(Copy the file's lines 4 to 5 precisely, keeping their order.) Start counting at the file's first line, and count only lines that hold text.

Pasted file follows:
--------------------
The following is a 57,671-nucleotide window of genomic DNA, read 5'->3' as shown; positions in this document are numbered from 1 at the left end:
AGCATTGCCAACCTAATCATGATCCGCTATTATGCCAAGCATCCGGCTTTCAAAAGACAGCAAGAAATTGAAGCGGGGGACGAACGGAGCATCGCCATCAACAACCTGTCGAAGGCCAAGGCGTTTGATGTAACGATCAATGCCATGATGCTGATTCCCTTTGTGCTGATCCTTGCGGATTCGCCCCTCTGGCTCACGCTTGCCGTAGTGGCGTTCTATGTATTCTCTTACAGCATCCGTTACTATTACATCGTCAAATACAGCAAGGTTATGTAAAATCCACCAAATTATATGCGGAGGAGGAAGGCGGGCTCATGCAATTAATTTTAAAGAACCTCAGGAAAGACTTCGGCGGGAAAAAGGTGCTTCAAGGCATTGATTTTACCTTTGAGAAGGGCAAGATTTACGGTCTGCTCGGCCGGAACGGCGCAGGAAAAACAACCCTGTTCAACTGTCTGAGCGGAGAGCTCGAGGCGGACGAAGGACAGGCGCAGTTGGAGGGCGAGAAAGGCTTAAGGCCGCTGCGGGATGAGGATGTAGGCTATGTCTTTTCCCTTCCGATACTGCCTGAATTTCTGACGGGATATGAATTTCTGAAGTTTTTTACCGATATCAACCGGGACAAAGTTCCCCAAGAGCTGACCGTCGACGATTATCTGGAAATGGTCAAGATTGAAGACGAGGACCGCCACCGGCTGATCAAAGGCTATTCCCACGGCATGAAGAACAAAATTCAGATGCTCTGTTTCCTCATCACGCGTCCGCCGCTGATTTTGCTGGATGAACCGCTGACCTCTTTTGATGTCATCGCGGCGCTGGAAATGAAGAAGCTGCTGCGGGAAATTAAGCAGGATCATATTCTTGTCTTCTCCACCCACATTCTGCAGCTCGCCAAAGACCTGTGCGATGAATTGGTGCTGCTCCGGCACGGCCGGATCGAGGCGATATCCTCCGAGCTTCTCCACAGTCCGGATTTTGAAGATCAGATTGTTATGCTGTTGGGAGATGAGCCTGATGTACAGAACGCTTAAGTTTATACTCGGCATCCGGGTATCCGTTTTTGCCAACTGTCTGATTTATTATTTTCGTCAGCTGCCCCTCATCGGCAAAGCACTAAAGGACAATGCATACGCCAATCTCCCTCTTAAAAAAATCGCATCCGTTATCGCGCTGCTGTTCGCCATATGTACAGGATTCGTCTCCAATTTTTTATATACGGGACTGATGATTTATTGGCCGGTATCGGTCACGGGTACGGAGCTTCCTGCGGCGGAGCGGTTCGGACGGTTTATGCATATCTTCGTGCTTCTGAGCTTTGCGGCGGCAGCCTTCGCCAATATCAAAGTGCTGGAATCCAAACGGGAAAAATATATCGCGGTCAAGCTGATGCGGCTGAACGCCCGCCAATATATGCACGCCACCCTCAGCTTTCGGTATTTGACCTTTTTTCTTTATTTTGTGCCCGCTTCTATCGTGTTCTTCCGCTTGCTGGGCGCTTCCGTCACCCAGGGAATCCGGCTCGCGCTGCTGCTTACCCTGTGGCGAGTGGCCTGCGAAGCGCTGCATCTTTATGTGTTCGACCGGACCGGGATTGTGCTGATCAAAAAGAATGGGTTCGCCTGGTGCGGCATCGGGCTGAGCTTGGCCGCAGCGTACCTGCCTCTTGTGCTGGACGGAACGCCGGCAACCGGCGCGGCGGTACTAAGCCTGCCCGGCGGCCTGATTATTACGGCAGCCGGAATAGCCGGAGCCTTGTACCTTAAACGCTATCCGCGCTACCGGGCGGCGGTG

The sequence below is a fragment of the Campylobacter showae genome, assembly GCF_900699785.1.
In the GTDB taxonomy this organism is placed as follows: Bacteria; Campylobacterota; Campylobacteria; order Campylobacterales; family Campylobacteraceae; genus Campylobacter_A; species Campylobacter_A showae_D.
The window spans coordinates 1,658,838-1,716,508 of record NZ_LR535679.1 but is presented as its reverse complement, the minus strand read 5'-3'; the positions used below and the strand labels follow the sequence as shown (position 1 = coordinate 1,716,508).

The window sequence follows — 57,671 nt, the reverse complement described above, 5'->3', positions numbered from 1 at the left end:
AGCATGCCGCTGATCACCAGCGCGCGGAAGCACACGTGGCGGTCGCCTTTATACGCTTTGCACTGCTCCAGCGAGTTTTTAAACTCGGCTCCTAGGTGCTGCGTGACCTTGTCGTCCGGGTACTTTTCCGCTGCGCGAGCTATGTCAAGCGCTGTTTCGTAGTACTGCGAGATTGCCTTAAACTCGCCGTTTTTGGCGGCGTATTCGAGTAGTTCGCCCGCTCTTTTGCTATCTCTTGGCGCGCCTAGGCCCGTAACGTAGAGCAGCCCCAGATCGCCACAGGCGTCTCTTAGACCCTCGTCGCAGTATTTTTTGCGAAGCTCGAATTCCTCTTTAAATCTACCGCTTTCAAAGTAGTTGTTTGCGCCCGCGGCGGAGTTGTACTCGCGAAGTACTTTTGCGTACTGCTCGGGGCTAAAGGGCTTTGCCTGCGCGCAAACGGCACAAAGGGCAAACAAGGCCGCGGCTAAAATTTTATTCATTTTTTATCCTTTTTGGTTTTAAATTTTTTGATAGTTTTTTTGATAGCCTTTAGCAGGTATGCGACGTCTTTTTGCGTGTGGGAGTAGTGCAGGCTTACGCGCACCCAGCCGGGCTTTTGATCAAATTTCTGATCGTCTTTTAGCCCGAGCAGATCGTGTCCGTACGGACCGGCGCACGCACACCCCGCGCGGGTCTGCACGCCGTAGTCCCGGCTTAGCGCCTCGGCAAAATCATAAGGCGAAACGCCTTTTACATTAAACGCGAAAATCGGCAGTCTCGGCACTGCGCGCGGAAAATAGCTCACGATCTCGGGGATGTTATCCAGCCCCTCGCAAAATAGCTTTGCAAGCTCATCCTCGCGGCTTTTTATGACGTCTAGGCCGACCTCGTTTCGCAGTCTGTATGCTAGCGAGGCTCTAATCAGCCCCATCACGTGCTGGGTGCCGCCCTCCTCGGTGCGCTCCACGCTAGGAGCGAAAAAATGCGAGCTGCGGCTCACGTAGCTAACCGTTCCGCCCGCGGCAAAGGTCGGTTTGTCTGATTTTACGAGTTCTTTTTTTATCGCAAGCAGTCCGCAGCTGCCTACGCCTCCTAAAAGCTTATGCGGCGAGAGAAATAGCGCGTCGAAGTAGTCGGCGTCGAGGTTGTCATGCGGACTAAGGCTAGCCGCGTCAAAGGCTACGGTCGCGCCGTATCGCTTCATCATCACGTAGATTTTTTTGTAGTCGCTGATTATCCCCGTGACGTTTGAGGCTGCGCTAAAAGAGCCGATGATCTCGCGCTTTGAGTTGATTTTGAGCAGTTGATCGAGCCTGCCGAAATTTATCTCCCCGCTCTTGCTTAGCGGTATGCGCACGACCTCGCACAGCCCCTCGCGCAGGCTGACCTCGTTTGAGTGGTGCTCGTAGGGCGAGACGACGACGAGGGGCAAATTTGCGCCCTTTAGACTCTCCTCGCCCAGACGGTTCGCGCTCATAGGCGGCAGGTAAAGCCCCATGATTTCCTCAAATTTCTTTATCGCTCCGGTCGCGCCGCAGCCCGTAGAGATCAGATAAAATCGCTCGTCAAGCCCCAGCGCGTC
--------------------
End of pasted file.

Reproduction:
In the GTDB taxonomy this organism is placed as follows: Bacteria; Campylobacterota; Campylobacteria; order Campylobacterales; family Campylobacteraceae; genus Campylobacter_A; species Campylobacter_A showae_D.
The window spans coordinates 1,658,838-1,716,508 of record NZ_LR535679.1 but is presented as its reverse complement, the minus strand read 5'-3'; the positions used below and the strand labels follow the sequence as shown (position 1 = coordinate 1,716,508).